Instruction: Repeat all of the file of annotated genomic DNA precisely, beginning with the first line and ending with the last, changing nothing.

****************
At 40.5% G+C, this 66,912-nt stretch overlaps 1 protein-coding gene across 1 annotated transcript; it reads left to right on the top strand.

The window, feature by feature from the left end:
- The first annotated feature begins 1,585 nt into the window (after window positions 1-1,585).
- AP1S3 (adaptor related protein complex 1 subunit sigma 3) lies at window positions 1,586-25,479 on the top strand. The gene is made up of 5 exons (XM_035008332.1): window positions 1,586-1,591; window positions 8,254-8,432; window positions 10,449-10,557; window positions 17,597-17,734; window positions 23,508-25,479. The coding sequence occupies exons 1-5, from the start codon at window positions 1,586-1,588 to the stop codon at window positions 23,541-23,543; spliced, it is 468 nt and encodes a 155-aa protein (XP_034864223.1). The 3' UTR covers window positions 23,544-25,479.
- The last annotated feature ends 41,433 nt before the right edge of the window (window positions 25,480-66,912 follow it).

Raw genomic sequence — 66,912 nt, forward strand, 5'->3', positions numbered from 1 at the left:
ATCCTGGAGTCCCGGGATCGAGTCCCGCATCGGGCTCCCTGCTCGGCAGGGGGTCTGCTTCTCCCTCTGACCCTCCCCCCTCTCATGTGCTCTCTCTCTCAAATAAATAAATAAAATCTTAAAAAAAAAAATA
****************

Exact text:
At 40.5% G+C, this 66,912-nt stretch overlaps 1 protein-coding gene across 1 annotated transcript; it reads left to right on the top strand.

The window, feature by feature from the left end:
- The first annotated feature begins 1,585 nt into the window (after window positions 1-1,585).
- AP1S3 (adaptor related protein complex 1 subunit sigma 3) lies at window positions 1,586-25,479 on the top strand. The gene is made up of 5 exons (XM_035008332.1): window positions 1,586-1,591; window positions 8,254-8,432; window positions 10,449-10,557; window positions 17,597-17,734; window positions 23,508-25,479. The coding sequence occupies exons 1-5, from the start codon at window positions 1,586-1,588 to the stop codon at window positions 23,541-23,543; spliced, it is 468 nt and encodes a 155-aa protein (XP_034864223.1). The 3' UTR covers window positions 23,544-25,479.
- The last annotated feature ends 41,433 nt before the right edge of the window (window positions 25,480-66,912 follow it).

Raw genomic sequence — 66,912 nt, forward strand, 5'->3', positions numbered from 1 at the left:
ATCCTGGAGTCCCGGGATCGAGTCCCGCATCGGGCTCCCTGCTCGGCAGGGGGTCTGCTTCTCCCTCTGACCCTCCCCCCTCTCATGTGCTCTCTCTCTCAAATAAATAAATAAAATCTTAAAAAAAAAAATA